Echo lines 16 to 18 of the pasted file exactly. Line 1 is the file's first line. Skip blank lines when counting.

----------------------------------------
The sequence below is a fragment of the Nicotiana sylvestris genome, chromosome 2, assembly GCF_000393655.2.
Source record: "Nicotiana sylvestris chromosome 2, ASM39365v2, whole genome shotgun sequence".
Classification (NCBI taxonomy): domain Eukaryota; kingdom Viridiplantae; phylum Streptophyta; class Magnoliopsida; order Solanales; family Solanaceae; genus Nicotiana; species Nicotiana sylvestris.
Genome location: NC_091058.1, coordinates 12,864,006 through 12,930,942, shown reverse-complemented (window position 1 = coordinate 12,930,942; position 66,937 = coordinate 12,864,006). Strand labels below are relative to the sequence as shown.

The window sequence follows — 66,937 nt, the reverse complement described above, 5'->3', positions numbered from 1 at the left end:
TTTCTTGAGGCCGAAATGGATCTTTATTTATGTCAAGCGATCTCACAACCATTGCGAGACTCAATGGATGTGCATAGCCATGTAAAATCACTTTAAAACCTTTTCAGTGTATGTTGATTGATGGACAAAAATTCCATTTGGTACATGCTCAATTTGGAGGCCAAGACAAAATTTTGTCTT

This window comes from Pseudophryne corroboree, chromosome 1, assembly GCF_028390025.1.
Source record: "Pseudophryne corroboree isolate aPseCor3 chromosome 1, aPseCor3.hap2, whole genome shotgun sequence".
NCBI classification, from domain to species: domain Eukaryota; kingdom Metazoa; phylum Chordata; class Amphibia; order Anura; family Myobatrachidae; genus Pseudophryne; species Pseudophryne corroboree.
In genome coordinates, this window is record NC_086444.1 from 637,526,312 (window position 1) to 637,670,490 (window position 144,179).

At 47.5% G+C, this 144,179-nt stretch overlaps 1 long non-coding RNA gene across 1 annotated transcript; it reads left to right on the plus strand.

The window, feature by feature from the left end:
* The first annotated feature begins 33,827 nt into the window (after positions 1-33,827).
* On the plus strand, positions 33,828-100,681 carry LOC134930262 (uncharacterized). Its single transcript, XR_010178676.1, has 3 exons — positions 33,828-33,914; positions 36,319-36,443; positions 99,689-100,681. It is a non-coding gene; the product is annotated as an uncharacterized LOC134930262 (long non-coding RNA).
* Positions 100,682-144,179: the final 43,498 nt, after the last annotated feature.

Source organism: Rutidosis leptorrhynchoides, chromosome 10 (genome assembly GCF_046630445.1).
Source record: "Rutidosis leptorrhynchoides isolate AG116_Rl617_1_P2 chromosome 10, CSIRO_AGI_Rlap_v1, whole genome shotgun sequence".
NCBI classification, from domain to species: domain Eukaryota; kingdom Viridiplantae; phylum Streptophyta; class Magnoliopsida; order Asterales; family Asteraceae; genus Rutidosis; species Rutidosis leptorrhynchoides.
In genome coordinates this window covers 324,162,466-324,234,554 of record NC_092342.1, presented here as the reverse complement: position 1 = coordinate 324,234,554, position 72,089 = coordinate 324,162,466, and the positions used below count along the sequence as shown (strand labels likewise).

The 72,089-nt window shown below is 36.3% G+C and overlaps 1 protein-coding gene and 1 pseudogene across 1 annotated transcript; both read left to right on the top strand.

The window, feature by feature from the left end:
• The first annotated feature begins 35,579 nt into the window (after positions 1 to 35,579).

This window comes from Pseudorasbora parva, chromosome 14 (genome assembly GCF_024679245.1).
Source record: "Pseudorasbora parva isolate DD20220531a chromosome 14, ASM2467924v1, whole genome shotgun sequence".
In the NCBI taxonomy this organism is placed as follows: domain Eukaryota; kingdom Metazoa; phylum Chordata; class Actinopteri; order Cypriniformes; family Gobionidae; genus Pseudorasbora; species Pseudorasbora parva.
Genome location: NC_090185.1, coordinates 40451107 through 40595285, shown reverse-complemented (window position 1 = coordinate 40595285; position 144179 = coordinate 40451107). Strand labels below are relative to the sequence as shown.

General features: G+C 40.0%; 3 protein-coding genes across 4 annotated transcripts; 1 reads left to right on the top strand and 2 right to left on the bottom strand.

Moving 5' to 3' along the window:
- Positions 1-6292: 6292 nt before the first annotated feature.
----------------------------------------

Source organism: Rutidosis leptorrhynchoides, chromosome 10 (genome assembly GCF_046630445.1).
Source record: "Rutidosis leptorrhynchoides isolate AG116_Rl617_1_P2 chromosome 10, CSIRO_AGI_Rlap_v1, whole genome shotgun sequence".
NCBI classification, from domain to species: domain Eukaryota; kingdom Viridiplantae; phylum Streptophyta; class Magnoliopsida; order Asterales; family Asteraceae; genus Rutidosis; species Rutidosis leptorrhynchoides.